Expected redevelopment of the Civic Arena lot has hastened a plan by UPMC Mercy to build a garage that consolidates employee parking near the hospital beside a proposed new central power plant.
Both constructions will sit on what is now surface parking across Marion Street from the hospital, in the block also bordered by the Boulevard of the Allies, Locust Street and Van Braam Street.
The planning commission recently approved the project, which is part of Mercy's master plan. City council approved that last month. A traffic study has yet to be approved.
Tom Gronow, Mercy's vice president of operations, said construction will start in March and last 18 to 24 months. The power plant will be LEED certified, he said.
The parking garage -- two stories along the boulevard, five stories along Locust Street -- will allow 1,218 cars and 120 bicycles.
The four-story power plant will be 60,000 square feet. Chillers, boilers and power generators are now scattered throughout the hospital campus.
"To house all that in a central location takes a building of that magnitude," Mr. Gronow said. "The most pressing issue is the chillers, which are in a sad state" and are necessary for surgery. "We will run greater energy efficiency by consolidating everything."
The hospital's laboratory will also be housed in the power plant.
Sidewalks on the boulevard will be widened for new street trees. Trees and other landscaping will ring the block.
"We will increase green space by 3.6 percent over the next 10 years," Mr. Gronow said. That will include a public park on a vacant half-acre on Edna Street -- an alley that intersects with Van Braam.
The buildings will divert some stormwater for use in the plant, and permeable pavers will replace part of the surface lot on Marion, Mr. Gronow said.
Hospital administrators and architects met for a year with Uptown stakeholders, including Uptown Partners and its design review team, to craft a plan compatible with neighborhood interests.
Jeanne McNutt, executive director of Uptown Partners, said it was "a great process of many meetings" and a lot of give and take.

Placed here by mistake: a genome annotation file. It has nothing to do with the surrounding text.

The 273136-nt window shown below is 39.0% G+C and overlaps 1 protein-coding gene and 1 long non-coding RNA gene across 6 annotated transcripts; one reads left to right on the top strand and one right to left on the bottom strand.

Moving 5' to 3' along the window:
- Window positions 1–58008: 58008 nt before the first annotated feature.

Hospital administrators revised a proposal to build the power plant at Edna and Van Braam, which is mostly residential. They also agreed not to demolish the historic St. Ann's building and not to close Marion Street for exclusive use by emergency vehicles.
"Uptown [Partners] was on board with it," Mr. Gronow said, "but Duquesne [University] said, 'Look, we have a couple times during the year when students are moving in and we need Marion' " as a relief valve to ease traffic backup on the boulevard. "As part of the 25-year plan, we will have a bridge over Marion" for emergency vehicles.
The city requires a 10- and a 25-year plan of institutions planning large projects. The parking garage was originally in the 25-year plan, he said, "but with demolition of the arena, things have been accelerating."
Since surface parking is opposed in the neighborhood's own plan, he said, "it made sense for us to look at structured parking."
The existing garage will be for patients and physicians.
The design calls for traffic signals to be retimed, new signs for pedestrians, sidewalk improvements and reconstruction of handicap ramps.
Ms. McNutt said the last concerns of the review team are that the buildings would be "fortresslike" without greening features, neighborhood-friendly lighting and public art.
"The general consensus is that this is a great opportunity for the community to work with the hospital to create not just more green space but a unique park with some character" in the lot on Edna Street, he said. "All this would add vibrancy at the street level and soften the massive addition to the neighborhood."